A Viking grave discovered in Birka in 19th century Sweden continues to generate attention. In the 1970s, it was suggested that the grave, bedecked with weapons and other warrior garb, may in fact have belonged to a woman. A DNA test from 2017 revealed this to be the case.
While the person in question was most decidedly female and was certainly armed to the teeth, being buried with a sheathed sword, an ax, a fighting knife, two spears, two shields, a quiver of 25 armour-piercing arrows and a small iron knife. many questions persist. Does this prove that she was, in fact, a warrior or were the items in some way ceremonial? Might it even suggest gender fluidity among Vikings, with roles in some cases being chosen irrespective of sex?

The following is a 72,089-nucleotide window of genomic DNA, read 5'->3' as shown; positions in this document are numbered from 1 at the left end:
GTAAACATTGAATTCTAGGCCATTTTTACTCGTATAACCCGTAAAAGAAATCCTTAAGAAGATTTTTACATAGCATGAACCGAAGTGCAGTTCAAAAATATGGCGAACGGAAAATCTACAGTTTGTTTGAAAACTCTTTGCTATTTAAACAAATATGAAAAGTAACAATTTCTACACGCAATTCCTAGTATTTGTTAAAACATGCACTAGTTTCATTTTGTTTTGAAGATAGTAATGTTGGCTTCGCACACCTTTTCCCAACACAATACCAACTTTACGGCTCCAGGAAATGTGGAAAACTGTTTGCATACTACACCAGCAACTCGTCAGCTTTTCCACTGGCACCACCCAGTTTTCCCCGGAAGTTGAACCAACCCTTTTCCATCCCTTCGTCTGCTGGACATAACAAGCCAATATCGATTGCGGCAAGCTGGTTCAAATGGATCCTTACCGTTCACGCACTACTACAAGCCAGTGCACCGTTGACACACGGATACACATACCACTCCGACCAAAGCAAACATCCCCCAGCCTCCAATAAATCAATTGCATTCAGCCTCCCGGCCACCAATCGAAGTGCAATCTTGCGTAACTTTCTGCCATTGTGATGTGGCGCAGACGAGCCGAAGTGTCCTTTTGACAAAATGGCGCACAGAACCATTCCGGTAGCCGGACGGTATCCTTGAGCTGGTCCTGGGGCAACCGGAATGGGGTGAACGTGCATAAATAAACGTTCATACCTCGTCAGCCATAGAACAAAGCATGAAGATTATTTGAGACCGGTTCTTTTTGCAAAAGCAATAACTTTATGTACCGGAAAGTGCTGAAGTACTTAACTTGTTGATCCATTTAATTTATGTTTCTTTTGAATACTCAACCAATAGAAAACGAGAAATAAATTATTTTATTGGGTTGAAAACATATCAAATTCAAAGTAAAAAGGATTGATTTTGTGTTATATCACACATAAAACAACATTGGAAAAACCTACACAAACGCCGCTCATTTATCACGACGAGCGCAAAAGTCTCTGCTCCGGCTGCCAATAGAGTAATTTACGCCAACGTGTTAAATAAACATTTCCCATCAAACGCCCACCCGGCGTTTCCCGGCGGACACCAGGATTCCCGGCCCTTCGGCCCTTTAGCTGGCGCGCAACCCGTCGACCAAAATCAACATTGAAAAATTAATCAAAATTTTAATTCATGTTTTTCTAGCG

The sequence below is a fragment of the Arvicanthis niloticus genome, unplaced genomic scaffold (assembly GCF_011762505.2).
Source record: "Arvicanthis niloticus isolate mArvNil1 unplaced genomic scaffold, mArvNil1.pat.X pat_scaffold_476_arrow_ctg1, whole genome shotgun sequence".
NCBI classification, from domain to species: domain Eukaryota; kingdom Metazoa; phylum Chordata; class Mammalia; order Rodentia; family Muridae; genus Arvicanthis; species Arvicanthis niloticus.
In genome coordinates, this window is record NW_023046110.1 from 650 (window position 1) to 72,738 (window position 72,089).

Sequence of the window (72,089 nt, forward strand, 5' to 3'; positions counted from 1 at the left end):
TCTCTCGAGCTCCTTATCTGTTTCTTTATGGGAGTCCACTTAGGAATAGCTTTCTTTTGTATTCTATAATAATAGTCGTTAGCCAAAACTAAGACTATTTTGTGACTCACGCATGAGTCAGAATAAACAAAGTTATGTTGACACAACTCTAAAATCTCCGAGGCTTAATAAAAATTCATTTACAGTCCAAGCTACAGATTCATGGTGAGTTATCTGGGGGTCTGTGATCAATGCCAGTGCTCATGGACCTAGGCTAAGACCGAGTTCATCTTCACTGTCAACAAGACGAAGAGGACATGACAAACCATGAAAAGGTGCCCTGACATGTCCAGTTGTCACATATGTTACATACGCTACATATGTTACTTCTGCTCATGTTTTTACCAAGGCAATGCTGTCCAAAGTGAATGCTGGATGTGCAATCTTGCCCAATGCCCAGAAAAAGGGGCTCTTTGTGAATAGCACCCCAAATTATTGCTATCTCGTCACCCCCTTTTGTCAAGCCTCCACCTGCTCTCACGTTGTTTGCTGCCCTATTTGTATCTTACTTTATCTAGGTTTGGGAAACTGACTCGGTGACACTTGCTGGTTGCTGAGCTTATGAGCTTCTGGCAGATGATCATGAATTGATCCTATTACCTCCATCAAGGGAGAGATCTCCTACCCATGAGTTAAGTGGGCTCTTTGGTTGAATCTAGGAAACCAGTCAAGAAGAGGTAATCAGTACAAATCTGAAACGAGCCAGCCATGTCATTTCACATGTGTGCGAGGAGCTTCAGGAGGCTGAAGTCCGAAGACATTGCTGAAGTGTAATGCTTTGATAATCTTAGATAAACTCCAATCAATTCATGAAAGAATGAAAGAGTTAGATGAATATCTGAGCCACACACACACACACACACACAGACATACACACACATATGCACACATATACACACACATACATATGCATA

Scholars, of course, disagree, although surely we all like the idea of shield-maidens. Less celebrated, however, are the eastern aspects of the grave. Was the woman even Viking at all? And if so, in what sense? Her clothing seems to be of a more eastern design, even coming all the way from Central Asia. This may indicate that she had been there, certainly had access to goods from there, or may even have been from there.
A new short BBC video shows what her headgear may have looked like in full colour:
Meanwhile, you can read more about the 2019 study, led by Neil Price, here: